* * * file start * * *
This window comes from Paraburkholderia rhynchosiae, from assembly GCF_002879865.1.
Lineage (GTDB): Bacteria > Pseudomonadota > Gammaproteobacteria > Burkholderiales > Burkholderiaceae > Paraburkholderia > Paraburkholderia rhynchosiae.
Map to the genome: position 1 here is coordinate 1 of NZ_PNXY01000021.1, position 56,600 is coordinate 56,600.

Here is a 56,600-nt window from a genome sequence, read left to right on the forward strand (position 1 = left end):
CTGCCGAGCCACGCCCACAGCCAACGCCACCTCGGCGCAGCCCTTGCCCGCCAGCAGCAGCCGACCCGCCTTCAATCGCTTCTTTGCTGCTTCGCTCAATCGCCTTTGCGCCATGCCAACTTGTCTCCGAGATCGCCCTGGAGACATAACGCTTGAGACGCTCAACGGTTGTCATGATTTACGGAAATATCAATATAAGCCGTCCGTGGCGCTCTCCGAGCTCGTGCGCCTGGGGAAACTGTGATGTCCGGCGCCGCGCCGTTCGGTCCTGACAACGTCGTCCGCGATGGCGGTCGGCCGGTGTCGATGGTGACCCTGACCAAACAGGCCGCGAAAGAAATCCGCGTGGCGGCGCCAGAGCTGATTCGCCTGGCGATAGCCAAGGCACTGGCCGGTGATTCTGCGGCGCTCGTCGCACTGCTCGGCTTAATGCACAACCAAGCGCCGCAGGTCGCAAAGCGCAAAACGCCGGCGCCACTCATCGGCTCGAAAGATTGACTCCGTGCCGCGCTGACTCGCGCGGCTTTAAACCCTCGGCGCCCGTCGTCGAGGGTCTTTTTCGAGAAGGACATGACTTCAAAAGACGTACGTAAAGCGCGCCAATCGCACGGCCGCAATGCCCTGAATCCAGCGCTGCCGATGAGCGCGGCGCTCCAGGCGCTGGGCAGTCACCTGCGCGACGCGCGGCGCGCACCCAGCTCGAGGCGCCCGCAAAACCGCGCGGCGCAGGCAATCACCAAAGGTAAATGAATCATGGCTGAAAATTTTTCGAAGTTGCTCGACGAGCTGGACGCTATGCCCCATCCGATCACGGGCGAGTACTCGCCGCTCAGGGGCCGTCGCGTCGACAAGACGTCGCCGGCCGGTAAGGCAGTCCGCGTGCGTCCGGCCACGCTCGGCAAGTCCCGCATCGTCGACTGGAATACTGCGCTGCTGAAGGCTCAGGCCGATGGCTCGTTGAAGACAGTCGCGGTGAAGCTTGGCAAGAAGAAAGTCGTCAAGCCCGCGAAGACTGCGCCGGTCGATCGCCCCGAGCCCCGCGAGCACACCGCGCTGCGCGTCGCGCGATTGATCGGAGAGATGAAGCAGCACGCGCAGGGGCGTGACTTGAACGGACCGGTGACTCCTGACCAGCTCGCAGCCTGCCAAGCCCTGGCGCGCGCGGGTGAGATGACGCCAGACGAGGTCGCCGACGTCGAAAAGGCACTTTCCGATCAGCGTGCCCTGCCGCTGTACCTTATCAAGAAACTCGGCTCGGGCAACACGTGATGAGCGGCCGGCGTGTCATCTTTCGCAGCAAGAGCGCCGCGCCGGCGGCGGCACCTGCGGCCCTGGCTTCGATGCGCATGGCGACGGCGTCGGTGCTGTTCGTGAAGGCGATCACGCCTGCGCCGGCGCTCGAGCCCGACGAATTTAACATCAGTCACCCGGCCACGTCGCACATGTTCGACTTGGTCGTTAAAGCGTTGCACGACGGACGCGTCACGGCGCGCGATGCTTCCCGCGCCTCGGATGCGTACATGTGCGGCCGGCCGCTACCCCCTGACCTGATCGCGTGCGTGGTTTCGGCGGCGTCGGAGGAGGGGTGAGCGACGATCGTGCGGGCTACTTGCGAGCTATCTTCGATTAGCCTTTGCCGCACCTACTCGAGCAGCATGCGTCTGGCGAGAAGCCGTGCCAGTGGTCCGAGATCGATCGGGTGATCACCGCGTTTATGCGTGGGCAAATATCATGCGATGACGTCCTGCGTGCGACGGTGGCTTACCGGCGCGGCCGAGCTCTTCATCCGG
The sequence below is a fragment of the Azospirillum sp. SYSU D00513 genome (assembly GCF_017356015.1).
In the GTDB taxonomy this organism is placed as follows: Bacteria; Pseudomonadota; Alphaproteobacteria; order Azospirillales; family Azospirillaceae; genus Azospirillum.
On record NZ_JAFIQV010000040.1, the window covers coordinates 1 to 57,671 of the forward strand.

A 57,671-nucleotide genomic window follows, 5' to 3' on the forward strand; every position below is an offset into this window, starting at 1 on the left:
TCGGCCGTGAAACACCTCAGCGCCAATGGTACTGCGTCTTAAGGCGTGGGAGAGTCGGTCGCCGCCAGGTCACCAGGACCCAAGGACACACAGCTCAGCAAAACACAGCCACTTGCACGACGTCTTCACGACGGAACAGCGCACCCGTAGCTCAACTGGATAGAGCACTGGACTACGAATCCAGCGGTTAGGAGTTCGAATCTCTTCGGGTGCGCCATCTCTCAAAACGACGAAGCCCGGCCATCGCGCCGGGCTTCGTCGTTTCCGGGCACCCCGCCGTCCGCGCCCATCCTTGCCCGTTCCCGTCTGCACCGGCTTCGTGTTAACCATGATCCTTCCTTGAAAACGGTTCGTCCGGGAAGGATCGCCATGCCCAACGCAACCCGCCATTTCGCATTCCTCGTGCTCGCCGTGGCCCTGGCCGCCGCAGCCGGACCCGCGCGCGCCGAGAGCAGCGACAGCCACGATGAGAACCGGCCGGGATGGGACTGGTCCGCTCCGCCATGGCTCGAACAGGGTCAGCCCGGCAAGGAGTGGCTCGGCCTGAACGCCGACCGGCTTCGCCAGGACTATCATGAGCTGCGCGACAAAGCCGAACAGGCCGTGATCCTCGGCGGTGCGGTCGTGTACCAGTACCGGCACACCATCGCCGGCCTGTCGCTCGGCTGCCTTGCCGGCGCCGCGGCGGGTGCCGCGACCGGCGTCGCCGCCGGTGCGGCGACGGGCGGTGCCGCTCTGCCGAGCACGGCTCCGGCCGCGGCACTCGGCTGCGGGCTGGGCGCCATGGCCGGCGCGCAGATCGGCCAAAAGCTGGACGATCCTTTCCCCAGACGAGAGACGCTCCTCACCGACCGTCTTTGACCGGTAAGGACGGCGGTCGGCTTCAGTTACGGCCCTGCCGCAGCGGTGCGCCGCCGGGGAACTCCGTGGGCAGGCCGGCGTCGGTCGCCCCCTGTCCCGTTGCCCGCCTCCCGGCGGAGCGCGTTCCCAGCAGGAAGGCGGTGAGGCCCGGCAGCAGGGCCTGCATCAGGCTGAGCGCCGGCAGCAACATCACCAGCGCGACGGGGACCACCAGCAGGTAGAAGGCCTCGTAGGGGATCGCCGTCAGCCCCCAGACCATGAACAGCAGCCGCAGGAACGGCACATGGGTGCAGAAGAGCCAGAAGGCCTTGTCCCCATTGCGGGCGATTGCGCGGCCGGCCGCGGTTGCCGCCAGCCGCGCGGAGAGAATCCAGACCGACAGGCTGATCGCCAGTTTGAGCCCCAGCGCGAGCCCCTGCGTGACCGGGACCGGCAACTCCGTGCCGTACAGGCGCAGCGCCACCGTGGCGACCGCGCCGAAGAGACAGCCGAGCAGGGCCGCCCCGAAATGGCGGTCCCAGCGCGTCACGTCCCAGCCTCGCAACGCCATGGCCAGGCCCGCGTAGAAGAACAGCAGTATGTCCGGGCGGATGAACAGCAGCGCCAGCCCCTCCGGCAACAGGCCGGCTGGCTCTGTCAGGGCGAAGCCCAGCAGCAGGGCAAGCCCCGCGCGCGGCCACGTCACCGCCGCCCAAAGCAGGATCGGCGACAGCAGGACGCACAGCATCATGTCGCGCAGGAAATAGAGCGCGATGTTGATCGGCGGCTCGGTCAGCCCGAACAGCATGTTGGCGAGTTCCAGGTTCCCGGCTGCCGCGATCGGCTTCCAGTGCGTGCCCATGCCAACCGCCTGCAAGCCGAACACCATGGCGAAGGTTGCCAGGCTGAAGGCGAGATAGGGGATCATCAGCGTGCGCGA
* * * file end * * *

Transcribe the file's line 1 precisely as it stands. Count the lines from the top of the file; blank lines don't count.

This window comes from Paraburkholderia rhynchosiae, from assembly GCF_002879865.1.